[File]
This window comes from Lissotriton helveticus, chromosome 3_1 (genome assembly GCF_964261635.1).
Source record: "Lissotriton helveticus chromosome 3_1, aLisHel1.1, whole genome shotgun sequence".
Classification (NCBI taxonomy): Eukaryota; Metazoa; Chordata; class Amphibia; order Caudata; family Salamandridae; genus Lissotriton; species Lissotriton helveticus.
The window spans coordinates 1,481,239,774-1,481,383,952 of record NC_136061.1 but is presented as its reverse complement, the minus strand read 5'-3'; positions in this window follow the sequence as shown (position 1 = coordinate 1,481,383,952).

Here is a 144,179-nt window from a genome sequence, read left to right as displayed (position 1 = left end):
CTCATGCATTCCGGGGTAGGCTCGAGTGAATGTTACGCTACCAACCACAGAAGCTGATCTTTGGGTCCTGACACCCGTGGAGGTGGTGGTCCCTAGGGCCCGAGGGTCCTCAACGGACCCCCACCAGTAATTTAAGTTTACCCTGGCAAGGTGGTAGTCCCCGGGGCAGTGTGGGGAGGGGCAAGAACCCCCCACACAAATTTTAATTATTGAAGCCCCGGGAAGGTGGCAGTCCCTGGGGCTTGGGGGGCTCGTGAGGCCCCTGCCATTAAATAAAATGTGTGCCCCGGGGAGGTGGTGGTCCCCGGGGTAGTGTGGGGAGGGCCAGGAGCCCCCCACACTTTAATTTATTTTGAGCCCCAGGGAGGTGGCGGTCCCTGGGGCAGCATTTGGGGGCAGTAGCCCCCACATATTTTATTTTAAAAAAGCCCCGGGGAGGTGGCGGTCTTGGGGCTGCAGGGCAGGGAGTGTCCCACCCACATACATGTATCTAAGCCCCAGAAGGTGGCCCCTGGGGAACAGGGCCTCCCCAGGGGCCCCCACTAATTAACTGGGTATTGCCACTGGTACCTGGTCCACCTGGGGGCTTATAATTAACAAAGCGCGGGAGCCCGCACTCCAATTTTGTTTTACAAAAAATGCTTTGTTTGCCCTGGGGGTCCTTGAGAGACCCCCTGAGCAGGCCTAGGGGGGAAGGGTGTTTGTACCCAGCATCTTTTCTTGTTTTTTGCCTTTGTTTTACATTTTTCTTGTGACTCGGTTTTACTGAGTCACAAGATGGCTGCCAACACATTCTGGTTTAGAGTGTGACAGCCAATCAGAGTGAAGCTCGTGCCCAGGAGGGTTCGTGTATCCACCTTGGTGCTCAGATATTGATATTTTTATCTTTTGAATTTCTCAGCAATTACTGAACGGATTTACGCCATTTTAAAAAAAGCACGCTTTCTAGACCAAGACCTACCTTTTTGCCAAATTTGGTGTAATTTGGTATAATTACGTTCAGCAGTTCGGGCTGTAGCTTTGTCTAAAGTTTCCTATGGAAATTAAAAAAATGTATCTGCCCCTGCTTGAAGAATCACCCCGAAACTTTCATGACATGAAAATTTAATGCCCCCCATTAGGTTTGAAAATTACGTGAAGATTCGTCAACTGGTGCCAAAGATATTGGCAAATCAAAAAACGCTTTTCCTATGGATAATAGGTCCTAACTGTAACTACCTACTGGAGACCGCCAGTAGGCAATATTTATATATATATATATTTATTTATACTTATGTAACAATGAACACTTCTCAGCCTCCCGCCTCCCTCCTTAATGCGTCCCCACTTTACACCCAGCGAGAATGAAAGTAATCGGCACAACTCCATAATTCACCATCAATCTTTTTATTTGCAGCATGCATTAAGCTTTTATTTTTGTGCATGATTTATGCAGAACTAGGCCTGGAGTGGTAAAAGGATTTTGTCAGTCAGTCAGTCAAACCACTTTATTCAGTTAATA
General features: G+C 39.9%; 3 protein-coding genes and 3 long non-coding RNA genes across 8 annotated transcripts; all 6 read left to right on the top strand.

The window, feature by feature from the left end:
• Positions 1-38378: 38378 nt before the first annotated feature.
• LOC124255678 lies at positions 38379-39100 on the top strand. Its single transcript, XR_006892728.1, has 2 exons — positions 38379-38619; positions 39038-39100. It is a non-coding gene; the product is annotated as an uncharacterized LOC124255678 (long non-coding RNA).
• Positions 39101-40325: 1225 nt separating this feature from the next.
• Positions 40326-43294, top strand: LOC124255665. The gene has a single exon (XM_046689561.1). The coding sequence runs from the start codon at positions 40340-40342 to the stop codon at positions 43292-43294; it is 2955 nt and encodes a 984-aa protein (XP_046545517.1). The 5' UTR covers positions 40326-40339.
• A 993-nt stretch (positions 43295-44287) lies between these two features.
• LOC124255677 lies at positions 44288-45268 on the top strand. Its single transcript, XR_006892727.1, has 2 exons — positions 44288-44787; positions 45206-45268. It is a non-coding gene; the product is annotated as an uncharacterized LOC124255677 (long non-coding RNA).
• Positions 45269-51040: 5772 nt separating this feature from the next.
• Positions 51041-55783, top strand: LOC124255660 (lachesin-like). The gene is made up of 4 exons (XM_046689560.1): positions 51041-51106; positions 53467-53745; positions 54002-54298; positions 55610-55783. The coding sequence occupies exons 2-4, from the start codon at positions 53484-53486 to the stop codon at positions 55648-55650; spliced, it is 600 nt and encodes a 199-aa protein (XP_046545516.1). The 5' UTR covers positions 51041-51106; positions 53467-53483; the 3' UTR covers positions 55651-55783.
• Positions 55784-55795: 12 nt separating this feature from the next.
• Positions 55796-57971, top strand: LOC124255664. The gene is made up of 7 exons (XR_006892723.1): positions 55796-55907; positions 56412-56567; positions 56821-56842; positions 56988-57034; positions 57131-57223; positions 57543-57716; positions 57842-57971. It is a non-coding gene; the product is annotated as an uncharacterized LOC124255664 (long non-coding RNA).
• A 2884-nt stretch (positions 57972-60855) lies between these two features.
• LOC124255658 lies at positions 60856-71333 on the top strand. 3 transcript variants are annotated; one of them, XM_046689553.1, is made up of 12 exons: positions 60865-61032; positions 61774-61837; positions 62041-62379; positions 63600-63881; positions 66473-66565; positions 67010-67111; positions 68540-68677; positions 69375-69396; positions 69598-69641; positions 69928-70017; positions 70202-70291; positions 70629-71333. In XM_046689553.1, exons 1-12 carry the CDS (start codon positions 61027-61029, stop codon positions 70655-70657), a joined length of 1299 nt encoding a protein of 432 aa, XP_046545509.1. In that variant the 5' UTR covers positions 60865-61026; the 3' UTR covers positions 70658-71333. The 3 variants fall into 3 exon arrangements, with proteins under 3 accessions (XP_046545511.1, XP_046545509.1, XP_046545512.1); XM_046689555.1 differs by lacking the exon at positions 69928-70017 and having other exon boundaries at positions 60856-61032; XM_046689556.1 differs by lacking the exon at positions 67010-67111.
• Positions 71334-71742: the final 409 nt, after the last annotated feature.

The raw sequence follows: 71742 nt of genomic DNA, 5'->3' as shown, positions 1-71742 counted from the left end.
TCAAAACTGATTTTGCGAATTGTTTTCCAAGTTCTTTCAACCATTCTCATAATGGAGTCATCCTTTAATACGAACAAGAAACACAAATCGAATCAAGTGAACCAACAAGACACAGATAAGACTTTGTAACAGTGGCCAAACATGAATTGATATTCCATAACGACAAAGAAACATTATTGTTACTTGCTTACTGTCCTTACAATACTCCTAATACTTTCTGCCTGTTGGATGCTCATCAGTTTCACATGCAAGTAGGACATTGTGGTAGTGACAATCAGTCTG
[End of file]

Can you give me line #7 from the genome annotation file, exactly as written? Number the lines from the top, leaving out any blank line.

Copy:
General features: G+C 39.9%; 3 protein-coding genes and 3 long non-coding RNA genes across 8 annotated transcripts; all 6 read left to right on the top strand.